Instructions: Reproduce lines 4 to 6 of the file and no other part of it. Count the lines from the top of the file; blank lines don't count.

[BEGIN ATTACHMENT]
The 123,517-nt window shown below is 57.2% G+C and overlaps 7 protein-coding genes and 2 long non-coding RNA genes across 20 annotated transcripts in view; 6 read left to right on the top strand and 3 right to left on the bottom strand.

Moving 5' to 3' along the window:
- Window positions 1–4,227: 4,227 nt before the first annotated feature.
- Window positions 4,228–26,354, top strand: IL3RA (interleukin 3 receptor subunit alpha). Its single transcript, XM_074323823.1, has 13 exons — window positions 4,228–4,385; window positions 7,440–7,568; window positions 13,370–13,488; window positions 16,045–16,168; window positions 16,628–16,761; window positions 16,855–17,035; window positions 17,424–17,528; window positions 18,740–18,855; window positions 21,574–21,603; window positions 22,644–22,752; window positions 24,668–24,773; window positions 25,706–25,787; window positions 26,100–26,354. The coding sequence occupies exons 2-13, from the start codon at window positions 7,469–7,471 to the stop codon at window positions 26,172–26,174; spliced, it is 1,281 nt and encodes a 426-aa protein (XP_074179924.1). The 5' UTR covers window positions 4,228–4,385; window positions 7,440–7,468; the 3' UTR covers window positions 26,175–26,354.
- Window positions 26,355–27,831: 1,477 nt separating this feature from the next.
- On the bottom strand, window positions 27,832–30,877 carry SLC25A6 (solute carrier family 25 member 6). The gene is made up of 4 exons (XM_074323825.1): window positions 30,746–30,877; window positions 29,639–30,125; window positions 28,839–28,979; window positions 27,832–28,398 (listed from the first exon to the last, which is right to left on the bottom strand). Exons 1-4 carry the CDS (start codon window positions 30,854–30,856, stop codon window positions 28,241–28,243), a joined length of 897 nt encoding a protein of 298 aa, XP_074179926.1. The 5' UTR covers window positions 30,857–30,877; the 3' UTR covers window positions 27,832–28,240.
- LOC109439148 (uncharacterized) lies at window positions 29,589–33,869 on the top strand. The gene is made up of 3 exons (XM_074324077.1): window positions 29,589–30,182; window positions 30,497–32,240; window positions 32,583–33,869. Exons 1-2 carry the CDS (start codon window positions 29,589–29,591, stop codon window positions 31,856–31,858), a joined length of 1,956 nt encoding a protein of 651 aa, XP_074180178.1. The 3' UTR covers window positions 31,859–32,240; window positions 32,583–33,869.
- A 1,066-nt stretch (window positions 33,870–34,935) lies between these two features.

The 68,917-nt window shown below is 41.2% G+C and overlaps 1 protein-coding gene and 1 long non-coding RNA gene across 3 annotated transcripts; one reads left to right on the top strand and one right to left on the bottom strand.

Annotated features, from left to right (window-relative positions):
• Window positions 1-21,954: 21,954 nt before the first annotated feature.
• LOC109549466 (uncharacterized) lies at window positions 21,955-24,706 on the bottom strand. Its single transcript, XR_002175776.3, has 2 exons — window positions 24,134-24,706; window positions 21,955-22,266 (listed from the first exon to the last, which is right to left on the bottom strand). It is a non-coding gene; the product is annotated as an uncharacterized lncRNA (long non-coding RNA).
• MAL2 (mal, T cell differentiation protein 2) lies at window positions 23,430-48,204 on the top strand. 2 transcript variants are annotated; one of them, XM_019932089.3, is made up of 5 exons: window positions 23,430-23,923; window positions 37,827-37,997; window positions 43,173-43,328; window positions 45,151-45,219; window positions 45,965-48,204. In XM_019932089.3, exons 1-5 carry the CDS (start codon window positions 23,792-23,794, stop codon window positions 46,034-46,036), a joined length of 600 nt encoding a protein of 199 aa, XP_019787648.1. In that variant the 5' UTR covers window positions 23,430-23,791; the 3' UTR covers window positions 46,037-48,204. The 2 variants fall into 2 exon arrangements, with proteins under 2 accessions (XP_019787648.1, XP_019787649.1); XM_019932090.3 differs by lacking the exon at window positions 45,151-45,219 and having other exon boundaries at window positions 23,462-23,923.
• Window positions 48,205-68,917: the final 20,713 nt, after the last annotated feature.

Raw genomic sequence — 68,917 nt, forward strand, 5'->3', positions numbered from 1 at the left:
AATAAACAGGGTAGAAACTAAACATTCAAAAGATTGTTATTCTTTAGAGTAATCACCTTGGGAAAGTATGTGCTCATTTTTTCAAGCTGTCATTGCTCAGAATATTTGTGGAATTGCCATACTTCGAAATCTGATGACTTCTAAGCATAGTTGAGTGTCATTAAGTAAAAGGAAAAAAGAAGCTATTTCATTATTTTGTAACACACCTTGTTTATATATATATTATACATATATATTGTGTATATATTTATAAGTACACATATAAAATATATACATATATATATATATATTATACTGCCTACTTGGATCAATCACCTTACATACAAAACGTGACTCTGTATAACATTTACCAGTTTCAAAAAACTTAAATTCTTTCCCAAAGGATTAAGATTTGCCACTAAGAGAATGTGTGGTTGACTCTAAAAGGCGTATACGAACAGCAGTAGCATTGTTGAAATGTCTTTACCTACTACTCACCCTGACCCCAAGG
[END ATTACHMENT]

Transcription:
- Window positions 4,228–26,354, top strand: IL3RA (interleukin 3 receptor subunit alpha). Its single transcript, XM_074323823.1, has 13 exons — window positions 4,228–4,385; window positions 7,440–7,568; window positions 13,370–13,488; window positions 16,045–16,168; window positions 16,628–16,761; window positions 16,855–17,035; window positions 17,424–17,528; window positions 18,740–18,855; window positions 21,574–21,603; window positions 22,644–22,752; window positions 24,668–24,773; window positions 25,706–25,787; window positions 26,100–26,354. The coding sequence occupies exons 2-13, from the start codon at window positions 7,469–7,471 to the stop codon at window positions 26,172–26,174; spliced, it is 1,281 nt and encodes a 426-aa protein (XP_074179924.1). The 5' UTR covers window positions 4,228–4,385; window positions 7,440–7,468; the 3' UTR covers window positions 26,175–26,354.
- Window positions 26,355–27,831: 1,477 nt separating this feature from the next.
- On the bottom strand, window positions 27,832–30,877 carry SLC25A6 (solute carrier family 25 member 6). The gene is made up of 4 exons (XM_074323825.1): window positions 30,746–30,877; window positions 29,639–30,125; window positions 28,839–28,979; window positions 27,832–28,398 (listed from the first exon to the last, which is right to left on the bottom strand). Exons 1-4 carry the CDS (start codon window positions 30,854–30,856, stop codon window positions 28,241–28,243), a joined length of 897 nt encoding a protein of 298 aa, XP_074179926.1. The 5' UTR covers window positions 30,857–30,877; the 3' UTR covers window positions 27,832–28,240.